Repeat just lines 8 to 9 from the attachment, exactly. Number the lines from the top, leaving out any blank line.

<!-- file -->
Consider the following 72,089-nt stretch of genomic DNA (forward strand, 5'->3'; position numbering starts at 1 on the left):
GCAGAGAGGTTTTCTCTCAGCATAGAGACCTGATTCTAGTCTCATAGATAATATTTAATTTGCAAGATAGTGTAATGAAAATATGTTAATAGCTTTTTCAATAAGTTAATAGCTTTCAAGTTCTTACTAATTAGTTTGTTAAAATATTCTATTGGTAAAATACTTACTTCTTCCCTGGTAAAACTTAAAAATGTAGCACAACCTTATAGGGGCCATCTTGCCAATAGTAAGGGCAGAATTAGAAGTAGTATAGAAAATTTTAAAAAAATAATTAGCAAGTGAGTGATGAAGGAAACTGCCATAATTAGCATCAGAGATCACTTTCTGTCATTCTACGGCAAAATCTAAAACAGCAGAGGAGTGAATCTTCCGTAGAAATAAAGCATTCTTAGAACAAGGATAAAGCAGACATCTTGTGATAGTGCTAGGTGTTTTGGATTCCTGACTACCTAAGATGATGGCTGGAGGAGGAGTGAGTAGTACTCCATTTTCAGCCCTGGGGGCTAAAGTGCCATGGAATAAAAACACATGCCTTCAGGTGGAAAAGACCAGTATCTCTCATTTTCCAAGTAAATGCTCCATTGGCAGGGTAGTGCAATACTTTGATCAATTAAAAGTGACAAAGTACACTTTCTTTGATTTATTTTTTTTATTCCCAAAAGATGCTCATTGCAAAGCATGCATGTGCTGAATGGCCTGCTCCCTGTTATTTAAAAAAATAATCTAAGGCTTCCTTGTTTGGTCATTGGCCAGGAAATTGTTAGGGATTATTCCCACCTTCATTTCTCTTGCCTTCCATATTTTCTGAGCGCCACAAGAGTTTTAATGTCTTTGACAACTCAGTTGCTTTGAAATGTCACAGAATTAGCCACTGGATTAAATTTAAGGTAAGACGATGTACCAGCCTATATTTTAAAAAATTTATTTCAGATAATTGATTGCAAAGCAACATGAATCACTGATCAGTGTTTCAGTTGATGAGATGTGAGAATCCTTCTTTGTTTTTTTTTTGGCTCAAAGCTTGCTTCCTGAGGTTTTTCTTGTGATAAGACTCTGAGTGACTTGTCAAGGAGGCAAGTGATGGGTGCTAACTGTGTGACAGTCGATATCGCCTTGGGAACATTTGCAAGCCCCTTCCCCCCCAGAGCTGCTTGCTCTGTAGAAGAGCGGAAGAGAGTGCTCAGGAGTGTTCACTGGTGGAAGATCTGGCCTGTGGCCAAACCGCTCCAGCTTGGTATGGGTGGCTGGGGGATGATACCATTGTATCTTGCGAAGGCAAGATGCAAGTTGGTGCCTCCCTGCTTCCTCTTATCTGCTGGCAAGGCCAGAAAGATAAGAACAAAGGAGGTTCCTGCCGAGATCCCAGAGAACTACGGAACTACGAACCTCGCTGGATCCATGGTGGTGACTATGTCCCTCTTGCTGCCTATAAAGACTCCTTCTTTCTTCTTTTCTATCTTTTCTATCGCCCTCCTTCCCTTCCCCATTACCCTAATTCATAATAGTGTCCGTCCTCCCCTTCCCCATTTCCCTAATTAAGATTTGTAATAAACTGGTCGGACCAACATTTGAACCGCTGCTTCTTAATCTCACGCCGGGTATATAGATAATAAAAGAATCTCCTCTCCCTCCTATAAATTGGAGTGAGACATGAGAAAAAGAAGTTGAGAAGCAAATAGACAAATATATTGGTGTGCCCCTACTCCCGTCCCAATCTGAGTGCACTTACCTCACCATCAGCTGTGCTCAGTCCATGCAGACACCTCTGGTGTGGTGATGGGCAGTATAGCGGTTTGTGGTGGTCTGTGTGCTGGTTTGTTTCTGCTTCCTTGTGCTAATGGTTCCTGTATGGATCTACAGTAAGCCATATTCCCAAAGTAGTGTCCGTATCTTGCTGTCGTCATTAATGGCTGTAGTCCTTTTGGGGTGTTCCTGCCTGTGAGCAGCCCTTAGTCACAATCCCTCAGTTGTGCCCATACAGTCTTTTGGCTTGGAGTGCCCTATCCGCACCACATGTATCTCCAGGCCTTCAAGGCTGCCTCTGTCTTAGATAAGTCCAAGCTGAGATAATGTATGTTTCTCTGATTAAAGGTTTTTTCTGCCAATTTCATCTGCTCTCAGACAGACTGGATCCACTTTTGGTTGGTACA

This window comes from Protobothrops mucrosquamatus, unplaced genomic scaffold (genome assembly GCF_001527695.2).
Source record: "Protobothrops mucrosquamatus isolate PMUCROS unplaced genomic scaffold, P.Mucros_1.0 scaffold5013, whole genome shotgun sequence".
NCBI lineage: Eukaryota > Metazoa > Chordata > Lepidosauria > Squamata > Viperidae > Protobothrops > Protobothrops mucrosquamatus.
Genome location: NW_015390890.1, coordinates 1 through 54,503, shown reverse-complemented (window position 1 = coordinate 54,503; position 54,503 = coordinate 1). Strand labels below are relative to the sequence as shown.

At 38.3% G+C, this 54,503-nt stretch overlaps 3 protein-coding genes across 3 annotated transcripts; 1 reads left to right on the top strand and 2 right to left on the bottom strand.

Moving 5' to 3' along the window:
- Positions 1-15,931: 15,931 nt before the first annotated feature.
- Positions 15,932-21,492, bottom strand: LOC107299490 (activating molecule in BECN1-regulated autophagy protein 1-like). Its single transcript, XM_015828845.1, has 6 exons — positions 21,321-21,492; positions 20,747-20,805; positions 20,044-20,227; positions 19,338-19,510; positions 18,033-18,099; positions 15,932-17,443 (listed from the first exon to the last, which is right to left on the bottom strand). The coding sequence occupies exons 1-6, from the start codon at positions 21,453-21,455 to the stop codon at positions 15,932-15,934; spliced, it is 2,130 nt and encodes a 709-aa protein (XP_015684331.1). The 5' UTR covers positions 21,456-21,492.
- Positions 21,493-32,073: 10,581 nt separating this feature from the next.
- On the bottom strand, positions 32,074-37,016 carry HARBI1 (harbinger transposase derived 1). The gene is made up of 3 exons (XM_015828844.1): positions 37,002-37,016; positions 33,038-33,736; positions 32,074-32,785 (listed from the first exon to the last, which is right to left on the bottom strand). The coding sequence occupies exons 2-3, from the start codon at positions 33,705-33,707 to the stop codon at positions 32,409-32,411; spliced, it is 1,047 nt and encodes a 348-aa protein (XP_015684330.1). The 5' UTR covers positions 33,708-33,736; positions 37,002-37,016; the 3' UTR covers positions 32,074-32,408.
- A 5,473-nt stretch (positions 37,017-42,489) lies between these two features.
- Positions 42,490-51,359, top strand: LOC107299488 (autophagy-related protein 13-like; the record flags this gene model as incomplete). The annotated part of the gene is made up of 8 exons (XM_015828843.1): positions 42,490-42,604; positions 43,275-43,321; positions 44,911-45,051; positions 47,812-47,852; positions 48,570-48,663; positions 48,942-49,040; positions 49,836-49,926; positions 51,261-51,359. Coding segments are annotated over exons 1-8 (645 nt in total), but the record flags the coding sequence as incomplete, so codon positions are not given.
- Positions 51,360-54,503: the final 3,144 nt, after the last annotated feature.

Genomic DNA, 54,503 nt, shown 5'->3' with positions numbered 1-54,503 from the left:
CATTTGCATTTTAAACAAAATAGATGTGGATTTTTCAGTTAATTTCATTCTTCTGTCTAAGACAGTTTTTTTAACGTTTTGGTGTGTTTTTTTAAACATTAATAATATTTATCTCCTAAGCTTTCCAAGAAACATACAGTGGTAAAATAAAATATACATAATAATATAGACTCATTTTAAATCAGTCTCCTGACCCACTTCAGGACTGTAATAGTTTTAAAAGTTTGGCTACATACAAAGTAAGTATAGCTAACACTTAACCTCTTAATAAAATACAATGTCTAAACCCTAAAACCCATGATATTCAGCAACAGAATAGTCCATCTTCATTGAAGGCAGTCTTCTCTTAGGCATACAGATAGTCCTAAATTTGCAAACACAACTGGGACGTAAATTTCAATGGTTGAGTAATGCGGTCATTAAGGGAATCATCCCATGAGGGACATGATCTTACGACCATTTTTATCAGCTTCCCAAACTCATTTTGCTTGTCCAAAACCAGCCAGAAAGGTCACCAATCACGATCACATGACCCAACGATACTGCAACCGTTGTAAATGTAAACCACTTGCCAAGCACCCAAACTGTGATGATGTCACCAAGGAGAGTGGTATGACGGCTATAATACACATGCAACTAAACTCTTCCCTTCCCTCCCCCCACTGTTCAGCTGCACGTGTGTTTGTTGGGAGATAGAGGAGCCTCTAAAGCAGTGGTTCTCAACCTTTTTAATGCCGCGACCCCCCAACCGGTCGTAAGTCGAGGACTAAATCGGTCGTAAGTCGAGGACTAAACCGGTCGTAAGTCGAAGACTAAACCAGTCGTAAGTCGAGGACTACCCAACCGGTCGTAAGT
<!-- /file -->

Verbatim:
Moving 5' to 3' along the window:
- Positions 1-15,931: 15,931 nt before the first annotated feature.